Monday, October 20, 2014

What China Means by ‘Rule of Law’

By PAUL GEWIRTZ, NYT, OCT. 19, 2014

NEW HAVEN — Two weeks ago, with the democracy protests in Hong Kong in full swing, China’s official People’s Daily newspaper labeled them “illegal” and called for protecting “the rule of law” in Hong Kong. Such statements left observers with little doubt about a central meaning “the rule of law” has in the People’s Republic: the Communist Party’s use of law to control and regulate society.

Yet there’s plenty of evidence that China sees the rule of law in far more nuanced and complex ways. Today the Communist Party’s 18th Central Committee starts its Fourth Plenum, and the main topic will be the rule of law in China — the first time in party history that a meeting with the authority of a plenary session will focus on the rule of law. And there are reasons for a measure of optimism that the plenum will demonstrate more complex views about the roles law can play and also take meaningful steps to advance new legal reforms.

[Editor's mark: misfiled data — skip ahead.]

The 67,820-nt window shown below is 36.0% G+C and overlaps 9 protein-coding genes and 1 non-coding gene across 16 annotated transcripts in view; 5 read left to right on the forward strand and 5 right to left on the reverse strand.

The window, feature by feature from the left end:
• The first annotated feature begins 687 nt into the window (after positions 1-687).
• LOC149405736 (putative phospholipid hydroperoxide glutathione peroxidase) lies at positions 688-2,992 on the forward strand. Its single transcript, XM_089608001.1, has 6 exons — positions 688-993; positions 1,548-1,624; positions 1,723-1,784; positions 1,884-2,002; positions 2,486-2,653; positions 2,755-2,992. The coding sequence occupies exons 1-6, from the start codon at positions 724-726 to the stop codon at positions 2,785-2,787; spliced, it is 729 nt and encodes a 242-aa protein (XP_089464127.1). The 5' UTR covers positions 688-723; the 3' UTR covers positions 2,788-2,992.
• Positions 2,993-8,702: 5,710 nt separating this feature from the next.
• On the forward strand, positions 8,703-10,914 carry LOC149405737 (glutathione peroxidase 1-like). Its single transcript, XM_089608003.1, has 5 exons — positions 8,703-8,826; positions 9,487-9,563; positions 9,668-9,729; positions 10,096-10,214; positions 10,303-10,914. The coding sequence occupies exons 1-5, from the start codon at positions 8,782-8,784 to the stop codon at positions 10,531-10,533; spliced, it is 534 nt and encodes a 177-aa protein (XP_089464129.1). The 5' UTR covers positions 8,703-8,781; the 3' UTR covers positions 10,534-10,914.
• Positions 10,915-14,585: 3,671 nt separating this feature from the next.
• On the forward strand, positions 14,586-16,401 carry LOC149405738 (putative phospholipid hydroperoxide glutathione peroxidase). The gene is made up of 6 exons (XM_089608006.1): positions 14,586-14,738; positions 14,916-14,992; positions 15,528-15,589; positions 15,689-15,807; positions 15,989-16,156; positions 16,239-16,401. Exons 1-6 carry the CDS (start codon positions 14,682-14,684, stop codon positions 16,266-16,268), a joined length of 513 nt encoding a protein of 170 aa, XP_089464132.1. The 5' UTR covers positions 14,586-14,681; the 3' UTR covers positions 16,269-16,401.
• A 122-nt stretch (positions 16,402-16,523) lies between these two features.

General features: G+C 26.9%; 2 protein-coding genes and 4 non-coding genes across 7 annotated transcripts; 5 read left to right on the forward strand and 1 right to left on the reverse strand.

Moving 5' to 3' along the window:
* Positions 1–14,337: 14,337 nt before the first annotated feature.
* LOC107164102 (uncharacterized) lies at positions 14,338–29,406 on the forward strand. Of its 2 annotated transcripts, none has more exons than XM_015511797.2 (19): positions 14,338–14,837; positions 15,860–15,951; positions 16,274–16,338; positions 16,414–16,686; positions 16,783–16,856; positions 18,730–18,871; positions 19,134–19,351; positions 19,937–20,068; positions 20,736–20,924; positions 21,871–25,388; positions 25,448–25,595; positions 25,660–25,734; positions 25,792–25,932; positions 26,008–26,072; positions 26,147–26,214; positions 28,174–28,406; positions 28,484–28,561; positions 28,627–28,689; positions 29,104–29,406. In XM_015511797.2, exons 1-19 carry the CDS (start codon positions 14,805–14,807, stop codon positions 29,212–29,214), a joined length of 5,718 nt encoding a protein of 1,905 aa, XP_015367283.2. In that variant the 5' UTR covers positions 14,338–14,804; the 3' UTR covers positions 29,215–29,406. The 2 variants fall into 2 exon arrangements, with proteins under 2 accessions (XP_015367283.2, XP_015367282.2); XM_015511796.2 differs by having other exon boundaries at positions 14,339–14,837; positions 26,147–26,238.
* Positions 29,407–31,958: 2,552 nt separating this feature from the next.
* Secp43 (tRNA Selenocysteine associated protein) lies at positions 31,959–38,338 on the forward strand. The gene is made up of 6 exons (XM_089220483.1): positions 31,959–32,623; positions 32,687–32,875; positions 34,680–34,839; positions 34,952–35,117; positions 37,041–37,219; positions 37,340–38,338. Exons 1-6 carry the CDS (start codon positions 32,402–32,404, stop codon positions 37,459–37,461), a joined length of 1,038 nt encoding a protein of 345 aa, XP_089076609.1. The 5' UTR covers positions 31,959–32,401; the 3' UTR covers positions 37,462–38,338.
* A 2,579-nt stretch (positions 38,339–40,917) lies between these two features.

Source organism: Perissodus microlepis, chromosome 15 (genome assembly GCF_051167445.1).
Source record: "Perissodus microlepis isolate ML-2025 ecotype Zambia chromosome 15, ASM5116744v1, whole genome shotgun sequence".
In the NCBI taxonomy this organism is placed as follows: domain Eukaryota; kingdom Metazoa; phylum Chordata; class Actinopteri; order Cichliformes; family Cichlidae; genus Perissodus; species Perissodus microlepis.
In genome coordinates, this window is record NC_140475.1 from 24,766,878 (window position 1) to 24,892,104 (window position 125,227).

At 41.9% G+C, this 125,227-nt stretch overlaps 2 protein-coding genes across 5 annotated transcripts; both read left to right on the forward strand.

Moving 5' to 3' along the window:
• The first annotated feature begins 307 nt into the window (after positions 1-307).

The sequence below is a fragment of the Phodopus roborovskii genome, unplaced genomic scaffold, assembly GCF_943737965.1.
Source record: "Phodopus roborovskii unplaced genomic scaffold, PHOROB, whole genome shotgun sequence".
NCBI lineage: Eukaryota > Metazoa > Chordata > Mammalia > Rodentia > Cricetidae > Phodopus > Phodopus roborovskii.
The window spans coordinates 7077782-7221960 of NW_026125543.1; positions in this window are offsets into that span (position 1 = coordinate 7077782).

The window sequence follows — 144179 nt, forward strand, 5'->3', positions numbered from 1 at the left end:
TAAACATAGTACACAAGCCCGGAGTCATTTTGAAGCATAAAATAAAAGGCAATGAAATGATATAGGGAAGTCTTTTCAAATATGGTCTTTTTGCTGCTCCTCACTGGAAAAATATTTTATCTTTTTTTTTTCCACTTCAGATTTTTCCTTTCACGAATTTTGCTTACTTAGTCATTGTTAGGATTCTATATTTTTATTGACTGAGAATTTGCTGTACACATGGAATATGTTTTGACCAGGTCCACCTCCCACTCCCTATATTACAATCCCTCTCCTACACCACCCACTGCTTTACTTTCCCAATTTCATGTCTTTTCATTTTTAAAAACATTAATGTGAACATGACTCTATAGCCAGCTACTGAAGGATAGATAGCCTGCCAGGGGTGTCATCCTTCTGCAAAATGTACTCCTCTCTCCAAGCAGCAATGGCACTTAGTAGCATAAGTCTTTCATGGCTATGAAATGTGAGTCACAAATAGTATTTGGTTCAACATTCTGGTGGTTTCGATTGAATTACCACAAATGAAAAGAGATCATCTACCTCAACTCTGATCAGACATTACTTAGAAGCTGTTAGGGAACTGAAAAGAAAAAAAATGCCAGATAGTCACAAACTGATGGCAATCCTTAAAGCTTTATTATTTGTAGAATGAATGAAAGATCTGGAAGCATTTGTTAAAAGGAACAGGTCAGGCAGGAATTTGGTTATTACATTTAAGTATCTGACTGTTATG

Of course, legal reform has major limits in China’s one-party authoritarian system. There won’t be true judicial independence. All bets are off whenever the party sees a threat to its continued power; steps toward the rule of law don’t mean steps toward multiparty political democracy, which China’s current leaders totally resist. When the plenum issues its report, it will surely underscore that one central role of law is to maintain social order.

(More here.)

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